But yeah, when things go wrong there's a natural tendency to blame the vendor. Internal folks have to pass the buck, right? And even contractors are people with families to feed, so you don't want to blame them too much. The people associated with the vendor will still have jobs when you pass the buck on to them. So vendors make for good scapegoats.

I'd be more butthurt about the whole thing, but the pay is too damned good.
 
2012-06-27 10:24:57 AM  

Babwa Wawa: PC LOAD LETTER: My experience with talking with CIOs as a vendor is that it's always your fault and why should they stay with you, but mainly because they were given poor information from the people below them and frequently the problem is on their own side, but they are too incompetent (because of the CIO) to recognize it and bash the vendor instead.

Vendor here too (infrastructure). CIOs run the gamut, I think. The most common problem is the tendency to believe that products can fix issues that are more associated with process. Vendors by and large are guilty of fostering this mindset, but all they're doing is telling people is possible with a product. A good CIO will be able to tell the difference between what is possible with a product, and what is possible with that product in their environment.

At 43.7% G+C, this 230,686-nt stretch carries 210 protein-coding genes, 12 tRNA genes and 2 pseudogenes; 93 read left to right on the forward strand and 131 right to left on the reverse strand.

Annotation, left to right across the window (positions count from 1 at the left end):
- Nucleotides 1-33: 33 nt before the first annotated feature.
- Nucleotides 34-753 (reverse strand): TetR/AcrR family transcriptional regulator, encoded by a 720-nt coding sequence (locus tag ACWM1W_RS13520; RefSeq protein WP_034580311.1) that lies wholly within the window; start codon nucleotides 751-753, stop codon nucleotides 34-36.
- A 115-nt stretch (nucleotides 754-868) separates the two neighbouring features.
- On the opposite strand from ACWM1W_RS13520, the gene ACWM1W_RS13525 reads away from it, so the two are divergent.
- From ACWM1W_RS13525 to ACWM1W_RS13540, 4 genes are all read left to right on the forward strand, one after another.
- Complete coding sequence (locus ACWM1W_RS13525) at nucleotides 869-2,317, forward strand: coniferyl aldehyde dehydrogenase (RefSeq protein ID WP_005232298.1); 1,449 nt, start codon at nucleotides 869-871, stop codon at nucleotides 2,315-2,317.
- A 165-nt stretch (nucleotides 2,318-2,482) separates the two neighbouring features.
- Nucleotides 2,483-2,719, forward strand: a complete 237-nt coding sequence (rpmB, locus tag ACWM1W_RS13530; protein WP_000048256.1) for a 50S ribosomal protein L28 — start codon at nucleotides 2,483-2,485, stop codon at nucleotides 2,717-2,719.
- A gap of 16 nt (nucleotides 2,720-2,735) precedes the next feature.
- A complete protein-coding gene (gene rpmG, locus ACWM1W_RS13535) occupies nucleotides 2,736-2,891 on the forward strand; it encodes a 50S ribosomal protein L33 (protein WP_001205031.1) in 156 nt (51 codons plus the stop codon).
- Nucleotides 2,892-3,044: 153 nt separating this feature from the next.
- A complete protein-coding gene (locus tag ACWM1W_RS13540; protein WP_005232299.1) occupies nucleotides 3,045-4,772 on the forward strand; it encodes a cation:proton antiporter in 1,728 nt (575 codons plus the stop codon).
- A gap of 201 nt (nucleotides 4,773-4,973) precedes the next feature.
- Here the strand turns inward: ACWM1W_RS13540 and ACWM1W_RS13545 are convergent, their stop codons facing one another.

But yeah, when things go wrong there's a natural tendency to blame the vendor. Internal folks have to pass the buck, right? And even contractors are people with families to feed, so you don't want to blame them too much. The people associated with the vendor will still have jobs when you pass the buck on to them. So vendors make for good scapegoats.

I'd be more butthurt about the whole thing, but the pay is too damned good.


Yea, I'd imagine it's tempting to try to sell them a bill of goods when they call ready to chew your ass.
 
2012-06-27 12:11:11 PM  

Babwa Wawa:

But yeah, when things go wrong there's a natural tendency to blame the vendor. Internal folks have to pass the buck, right? And even contractors are people with families to feed, so you don't want to blame them too much. The people associated with the vendor will still have jobs when you pass the buck on to them. So vendors make for good scapegoats.